There are some really good and well produced concerts on arte Concert. In the past weeks, I'm totally obsessed with this live session from Kid Francescoli. It's not only chill music, but also visually very appealing. The setting on a boat makes for some really cool camera shots. Due to the lack of an audience, it has kind of a lonely undertone to it.

Still frame from the video, a scene on the deck of a boat with multiple keyboards with Kid Francescoli standing between them, and singer Andréa Durand in the front

There's a version on YouTube which cannot be embedded. 🙃 Or alternatively on the Arte Mediathek

I only realized a few years ago that arte is actually kind of an interesting channel. When I was a teen and still watched a lot of TV, I thought that arte is just an artsy experimental TV station for snobs. It always felt odd when they were airing something appealing and interesting, because aren't they supposed to be weird? Maybe arte is still just an artsy channel for snobs, and I'm the one who became a snob?

Anyways, there are also sessions from Jungle, French 79, Loyle Carner and the Grandbrothers which I can recommend if you're interested in more.

I also watched this Live Show from the Parcels a few times in the past weeks. It's not from arte, but I thought I just mention it. I watched a lot of those live sessions while I'm coding in the past weeks. Don't know where that's coming from.

I felt like posting random stuff sometimes. Not only babble about software development tips. So I added this new Offtopic section. Although I called it Stream in the Sidebar because Offtopic is a long word?

Anyways, what started with a new category ended in a switch from Markdown to MDX and a dark mode, mainly because I'm often looking at my blog at night and it hurt me poor eyes. I'm not completely done, there are a few things I'd like to add and improve, but shipping is good.

I imagined some cool aurora borealis vibes going on, but didn't yet spent too much time in Figma to make it a bit more like I imagined. I need to change some pictures of previous posts to fit into the dark theme. And some old posts were moved into the Offtopic section because it made more sense. In summary: things happened.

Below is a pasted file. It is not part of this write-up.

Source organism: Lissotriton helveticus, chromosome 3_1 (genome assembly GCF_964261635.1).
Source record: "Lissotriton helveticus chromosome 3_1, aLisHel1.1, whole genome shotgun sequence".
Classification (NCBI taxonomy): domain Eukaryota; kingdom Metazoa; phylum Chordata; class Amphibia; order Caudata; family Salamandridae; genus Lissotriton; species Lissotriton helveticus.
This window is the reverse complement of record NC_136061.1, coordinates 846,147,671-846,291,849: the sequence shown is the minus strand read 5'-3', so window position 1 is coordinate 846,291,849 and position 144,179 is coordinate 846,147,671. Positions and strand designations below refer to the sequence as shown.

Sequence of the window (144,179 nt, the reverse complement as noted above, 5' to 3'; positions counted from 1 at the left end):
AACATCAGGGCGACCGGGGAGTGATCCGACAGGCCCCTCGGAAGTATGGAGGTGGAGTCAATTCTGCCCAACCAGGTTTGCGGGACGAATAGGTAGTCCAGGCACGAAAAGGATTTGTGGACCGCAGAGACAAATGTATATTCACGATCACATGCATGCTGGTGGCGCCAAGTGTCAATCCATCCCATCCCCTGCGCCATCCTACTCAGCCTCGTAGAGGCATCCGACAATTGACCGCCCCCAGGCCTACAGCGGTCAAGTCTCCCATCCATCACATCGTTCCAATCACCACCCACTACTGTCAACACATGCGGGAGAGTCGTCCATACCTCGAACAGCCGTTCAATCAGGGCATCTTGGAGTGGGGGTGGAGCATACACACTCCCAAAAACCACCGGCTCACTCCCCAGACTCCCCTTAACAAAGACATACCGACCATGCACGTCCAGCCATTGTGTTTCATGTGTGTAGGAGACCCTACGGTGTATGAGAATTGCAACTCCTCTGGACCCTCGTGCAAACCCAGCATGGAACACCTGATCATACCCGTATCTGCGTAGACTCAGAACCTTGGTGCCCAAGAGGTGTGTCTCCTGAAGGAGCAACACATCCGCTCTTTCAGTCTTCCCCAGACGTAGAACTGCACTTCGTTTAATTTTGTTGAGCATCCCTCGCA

Last week I got a new sofa, and it's one of the most stressful changes I had in the past.

Big changes are not an issue for me. 10 years ago, when I moved into my very first apartment and lived alone for the first time: no worries at all. It was exciting!

But I struggled so hard with buying a new sofa. It took me a year to get myself to buy a new one. It's big and comfortable, looks nice, it's exactly what I wanted. But all the consequences of that change:

  • I had to move all the furniture in my office, so my old sofa fits in there. Now I'm sitting in a different direction. It just feels wrong. The room looks nice and cozy, but it's so different. My mic boom arm now doesn't fold away easily because it bangs against the wall. Do I also need to move that thing? So many changes!
  • I always folded my laundry on top of the backrest of my old sofa. It was nice. I could watch TV while folding up my tees. But I cannot do that anymore with my new sofa.

Changing everything? Not an issue.

Changing a small minor detail? Oof.


In his blog post Take Care of Your Blog, Robin Rendle wrote some career advice:

Blog your heart! Blog about something you’ve learned, blog about something you’re interested in. Blog about cameras or HTML or that one browser bug you’ve noticed this morning [...]

Ignore the analytics and the retweets though. There will be lonely, barren years of no one looking at your work. There will be blog posts that you adore that no one reads and there’ll be blog posts you spit out in ten minutes that take the internet by storm.

That's exactly the philosophy I want to follow here. And that's also the reason why I focused on building a blog which allows me to publish content as frictionless as possible.

Chris' blog inspired me to finally start blogging again. His blog is a mixture of smaller and larger development topics, mixed with other thoughts and stories from his life. Sometimes I messaged him with some small development thoughts or things I learned that day, and he often responded with "that would be a nice little blog post".

And he's right! You just need to overcome the thoughts "that's not worthy of publishing" and "nobody cares". At least I had to overcome them.